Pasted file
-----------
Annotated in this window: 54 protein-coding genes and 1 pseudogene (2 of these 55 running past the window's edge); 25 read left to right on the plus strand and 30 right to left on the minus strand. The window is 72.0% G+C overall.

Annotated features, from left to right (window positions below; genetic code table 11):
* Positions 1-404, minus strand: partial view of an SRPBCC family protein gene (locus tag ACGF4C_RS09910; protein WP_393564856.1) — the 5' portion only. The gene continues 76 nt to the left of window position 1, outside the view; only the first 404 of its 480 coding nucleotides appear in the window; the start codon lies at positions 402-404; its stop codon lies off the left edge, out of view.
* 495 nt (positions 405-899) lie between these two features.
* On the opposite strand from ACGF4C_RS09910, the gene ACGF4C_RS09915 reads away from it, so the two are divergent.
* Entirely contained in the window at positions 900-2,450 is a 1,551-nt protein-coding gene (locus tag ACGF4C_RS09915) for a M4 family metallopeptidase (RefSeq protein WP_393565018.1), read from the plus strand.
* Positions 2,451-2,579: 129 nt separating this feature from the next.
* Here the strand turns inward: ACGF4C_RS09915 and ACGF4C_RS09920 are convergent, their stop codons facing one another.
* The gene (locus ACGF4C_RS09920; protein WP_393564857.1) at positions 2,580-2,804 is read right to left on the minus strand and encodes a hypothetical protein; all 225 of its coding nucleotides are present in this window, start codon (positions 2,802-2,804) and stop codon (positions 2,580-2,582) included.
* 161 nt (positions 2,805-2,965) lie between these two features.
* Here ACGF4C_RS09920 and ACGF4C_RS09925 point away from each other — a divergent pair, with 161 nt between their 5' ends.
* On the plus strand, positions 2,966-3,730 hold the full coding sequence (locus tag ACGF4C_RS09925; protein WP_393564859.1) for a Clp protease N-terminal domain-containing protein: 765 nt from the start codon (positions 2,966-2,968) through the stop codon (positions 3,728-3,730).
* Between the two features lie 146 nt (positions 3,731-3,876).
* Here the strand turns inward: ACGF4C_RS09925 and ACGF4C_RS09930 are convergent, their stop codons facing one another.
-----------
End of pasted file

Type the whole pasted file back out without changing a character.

Annotated in this window: 54 protein-coding genes and 1 pseudogene (2 of these 55 running past the window's edge); 25 read left to right on the plus strand and 30 right to left on the minus strand. The window is 72.0% G+C overall.

Annotated features, from left to right (window positions below; genetic code table 11):
* Positions 1-404, minus strand: partial view of an SRPBCC family protein gene (locus tag ACGF4C_RS09910; protein WP_393564856.1) — the 5' portion only. The gene continues 76 nt to the left of window position 1, outside the view; only the first 404 of its 480 coding nucleotides appear in the window; the start codon lies at positions 402-404; its stop codon lies off the left edge, out of view.
* 495 nt (positions 405-899) lie between these two features.
* On the opposite strand from ACGF4C_RS09910, the gene ACGF4C_RS09915 reads away from it, so the two are divergent.
* Entirely contained in the window at positions 900-2,450 is a 1,551-nt protein-coding gene (locus tag ACGF4C_RS09915) for a M4 family metallopeptidase (RefSeq protein WP_393565018.1), read from the plus strand.
* Positions 2,451-2,579: 129 nt separating this feature from the next.
* Here the strand turns inward: ACGF4C_RS09915 and ACGF4C_RS09920 are convergent, their stop codons facing one another.
* The gene (locus ACGF4C_RS09920; protein WP_393564857.1) at positions 2,580-2,804 is read right to left on the minus strand and encodes a hypothetical protein; all 225 of its coding nucleotides are present in this window, start codon (positions 2,802-2,804) and stop codon (positions 2,580-2,582) included.
* 161 nt (positions 2,805-2,965) lie between these two features.
* Here ACGF4C_RS09920 and ACGF4C_RS09925 point away from each other — a divergent pair, with 161 nt between their 5' ends.
* On the plus strand, positions 2,966-3,730 hold the full coding sequence (locus tag ACGF4C_RS09925; protein WP_393564859.1) for a Clp protease N-terminal domain-containing protein: 765 nt from the start codon (positions 2,966-2,968) through the stop codon (positions 3,728-3,730).
* Between the two features lie 146 nt (positions 3,731-3,876).
* Here the strand turns inward: ACGF4C_RS09925 and ACGF4C_RS09930 are convergent, their stop codons facing one another.